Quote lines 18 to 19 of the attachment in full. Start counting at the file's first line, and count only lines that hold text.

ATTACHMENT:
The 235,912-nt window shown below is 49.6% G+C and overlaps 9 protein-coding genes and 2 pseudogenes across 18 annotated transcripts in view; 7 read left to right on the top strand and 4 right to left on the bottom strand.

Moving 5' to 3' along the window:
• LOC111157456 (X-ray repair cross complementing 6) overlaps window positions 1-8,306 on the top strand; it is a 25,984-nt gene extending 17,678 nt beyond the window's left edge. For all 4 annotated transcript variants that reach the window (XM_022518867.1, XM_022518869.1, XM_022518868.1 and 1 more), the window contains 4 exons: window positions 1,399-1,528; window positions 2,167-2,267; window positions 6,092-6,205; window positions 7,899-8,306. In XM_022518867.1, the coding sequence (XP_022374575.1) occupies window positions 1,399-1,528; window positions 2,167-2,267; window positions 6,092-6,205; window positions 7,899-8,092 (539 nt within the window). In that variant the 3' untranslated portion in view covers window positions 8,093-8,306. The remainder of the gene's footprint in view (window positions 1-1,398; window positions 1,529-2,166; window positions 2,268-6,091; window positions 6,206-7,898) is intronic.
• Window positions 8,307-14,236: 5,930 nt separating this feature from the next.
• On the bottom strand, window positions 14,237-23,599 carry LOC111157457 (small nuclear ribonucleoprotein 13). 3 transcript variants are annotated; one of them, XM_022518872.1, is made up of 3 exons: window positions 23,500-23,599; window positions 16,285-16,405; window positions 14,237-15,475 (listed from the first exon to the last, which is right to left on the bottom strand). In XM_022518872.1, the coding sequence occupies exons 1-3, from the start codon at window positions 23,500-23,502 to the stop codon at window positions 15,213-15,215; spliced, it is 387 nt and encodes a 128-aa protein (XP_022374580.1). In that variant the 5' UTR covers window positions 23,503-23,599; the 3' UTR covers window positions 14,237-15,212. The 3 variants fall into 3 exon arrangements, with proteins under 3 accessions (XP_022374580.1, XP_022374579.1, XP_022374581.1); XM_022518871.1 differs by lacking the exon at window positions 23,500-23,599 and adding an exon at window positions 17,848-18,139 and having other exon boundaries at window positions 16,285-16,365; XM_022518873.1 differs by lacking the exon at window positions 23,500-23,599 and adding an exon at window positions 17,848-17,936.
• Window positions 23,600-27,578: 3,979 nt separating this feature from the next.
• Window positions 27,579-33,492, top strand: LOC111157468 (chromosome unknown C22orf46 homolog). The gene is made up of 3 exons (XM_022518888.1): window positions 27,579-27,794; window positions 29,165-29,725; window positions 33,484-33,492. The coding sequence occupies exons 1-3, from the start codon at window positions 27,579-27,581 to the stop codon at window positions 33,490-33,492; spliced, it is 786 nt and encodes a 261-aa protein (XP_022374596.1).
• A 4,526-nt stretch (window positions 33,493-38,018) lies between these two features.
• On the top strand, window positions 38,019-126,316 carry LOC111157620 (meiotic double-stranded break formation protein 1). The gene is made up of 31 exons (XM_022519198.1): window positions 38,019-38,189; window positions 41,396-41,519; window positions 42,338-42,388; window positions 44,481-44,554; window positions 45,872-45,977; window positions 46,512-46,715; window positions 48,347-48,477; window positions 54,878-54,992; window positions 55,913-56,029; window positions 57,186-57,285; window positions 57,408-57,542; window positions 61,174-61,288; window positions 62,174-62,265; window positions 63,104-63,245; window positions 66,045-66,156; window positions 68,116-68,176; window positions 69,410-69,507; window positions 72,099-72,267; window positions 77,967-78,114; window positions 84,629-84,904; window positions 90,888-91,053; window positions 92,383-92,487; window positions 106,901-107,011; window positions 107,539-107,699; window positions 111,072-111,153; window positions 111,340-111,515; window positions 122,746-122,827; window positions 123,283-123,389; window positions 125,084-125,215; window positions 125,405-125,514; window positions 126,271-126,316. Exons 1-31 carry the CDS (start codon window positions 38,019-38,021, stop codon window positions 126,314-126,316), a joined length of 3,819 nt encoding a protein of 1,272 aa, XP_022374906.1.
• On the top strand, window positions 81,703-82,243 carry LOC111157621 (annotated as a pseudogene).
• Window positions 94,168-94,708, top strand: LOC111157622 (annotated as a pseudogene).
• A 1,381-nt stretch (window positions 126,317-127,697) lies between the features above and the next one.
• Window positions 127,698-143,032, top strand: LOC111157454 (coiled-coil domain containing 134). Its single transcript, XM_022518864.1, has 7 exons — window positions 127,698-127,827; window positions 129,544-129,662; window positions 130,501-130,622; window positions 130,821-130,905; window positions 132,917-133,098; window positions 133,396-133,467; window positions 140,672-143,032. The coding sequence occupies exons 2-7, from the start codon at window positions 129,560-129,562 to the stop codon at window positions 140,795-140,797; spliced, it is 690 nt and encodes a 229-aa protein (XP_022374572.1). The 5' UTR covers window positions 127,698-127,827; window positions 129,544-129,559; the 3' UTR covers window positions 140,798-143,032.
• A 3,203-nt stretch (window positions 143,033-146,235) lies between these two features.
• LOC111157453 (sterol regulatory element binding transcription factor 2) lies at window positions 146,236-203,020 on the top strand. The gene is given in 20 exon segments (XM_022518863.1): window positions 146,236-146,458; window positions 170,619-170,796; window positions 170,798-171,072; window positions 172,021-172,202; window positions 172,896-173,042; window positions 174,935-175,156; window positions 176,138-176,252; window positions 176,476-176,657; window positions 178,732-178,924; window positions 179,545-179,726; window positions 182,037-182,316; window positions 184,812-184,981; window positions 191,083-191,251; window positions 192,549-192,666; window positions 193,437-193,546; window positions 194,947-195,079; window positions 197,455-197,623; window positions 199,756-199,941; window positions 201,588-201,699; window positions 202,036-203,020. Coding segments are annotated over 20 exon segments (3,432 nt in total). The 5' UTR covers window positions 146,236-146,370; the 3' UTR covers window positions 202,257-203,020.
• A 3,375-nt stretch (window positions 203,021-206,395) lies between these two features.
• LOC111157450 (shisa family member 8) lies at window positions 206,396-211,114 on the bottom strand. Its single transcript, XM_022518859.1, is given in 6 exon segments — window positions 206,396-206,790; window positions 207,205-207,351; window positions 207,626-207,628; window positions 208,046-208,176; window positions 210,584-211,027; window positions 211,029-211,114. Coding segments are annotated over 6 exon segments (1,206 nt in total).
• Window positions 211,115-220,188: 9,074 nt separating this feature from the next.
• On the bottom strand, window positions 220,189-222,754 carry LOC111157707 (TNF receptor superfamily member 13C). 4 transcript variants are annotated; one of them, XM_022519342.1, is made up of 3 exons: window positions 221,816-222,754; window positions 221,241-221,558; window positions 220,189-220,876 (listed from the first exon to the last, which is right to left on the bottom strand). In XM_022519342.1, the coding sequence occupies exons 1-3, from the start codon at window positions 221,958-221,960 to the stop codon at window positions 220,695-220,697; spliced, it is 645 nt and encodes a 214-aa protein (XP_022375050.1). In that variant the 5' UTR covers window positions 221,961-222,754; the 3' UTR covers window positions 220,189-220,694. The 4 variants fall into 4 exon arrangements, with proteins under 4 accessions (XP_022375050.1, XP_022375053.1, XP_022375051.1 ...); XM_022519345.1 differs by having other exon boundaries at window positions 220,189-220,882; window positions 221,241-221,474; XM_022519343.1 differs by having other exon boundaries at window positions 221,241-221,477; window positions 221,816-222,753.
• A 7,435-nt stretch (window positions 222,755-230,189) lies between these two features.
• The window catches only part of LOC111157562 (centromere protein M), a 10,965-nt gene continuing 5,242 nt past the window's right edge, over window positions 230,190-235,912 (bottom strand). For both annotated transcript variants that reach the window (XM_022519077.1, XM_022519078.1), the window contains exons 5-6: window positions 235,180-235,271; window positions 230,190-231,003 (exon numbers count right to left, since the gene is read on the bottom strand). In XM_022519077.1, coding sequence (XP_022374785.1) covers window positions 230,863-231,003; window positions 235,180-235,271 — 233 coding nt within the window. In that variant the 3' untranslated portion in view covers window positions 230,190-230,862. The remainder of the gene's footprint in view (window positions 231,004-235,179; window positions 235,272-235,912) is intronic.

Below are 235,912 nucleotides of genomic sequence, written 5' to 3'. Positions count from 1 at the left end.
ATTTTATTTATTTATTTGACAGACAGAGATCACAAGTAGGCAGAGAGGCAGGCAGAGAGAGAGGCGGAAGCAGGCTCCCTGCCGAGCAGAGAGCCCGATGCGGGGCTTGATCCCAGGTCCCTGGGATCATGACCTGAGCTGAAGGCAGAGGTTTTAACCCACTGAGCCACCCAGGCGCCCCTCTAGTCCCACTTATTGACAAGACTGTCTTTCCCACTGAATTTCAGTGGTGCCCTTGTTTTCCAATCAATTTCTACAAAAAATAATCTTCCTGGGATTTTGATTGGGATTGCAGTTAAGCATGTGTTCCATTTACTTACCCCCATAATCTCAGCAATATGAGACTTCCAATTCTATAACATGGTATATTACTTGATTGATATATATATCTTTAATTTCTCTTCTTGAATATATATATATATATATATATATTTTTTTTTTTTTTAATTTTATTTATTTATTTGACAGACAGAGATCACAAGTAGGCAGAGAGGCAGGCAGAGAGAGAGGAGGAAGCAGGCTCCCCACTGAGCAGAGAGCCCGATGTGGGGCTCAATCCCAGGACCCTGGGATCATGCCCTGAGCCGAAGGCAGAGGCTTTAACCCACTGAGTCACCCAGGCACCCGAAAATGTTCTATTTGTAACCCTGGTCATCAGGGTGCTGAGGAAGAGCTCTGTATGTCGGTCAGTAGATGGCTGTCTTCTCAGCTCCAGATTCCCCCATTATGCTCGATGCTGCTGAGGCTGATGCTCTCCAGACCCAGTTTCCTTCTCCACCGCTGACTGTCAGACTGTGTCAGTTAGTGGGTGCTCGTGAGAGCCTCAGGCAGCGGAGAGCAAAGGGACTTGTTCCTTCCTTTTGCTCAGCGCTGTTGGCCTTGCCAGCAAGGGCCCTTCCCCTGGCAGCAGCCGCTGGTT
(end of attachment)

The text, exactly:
• Window positions 211,115-220,188: 9,074 nt separating this feature from the next.
• On the bottom strand, window positions 220,189-222,754 carry LOC111157707 (TNF receptor superfamily member 13C). 4 transcript variants are annotated; one of them, XM_022519342.1, is made up of 3 exons: window positions 221,816-222,754; window positions 221,241-221,558; window positions 220,189-220,876 (listed from the first exon to the last, which is right to left on the bottom strand). In XM_022519342.1, the coding sequence occupies exons 1-3, from the start codon at window positions 221,958-221,960 to the stop codon at window positions 220,695-220,697; spliced, it is 645 nt and encodes a 214-aa protein (XP_022375050.1). In that variant the 5' UTR covers window positions 221,961-222,754; the 3' UTR covers window positions 220,189-220,694. The 4 variants fall into 4 exon arrangements, with proteins under 4 accessions (XP_022375050.1, XP_022375053.1, XP_022375051.1 ...); XM_022519345.1 differs by having other exon boundaries at window positions 220,189-220,882; window positions 221,241-221,474; XM_022519343.1 differs by having other exon boundaries at window positions 221,241-221,477; window positions 221,816-222,753.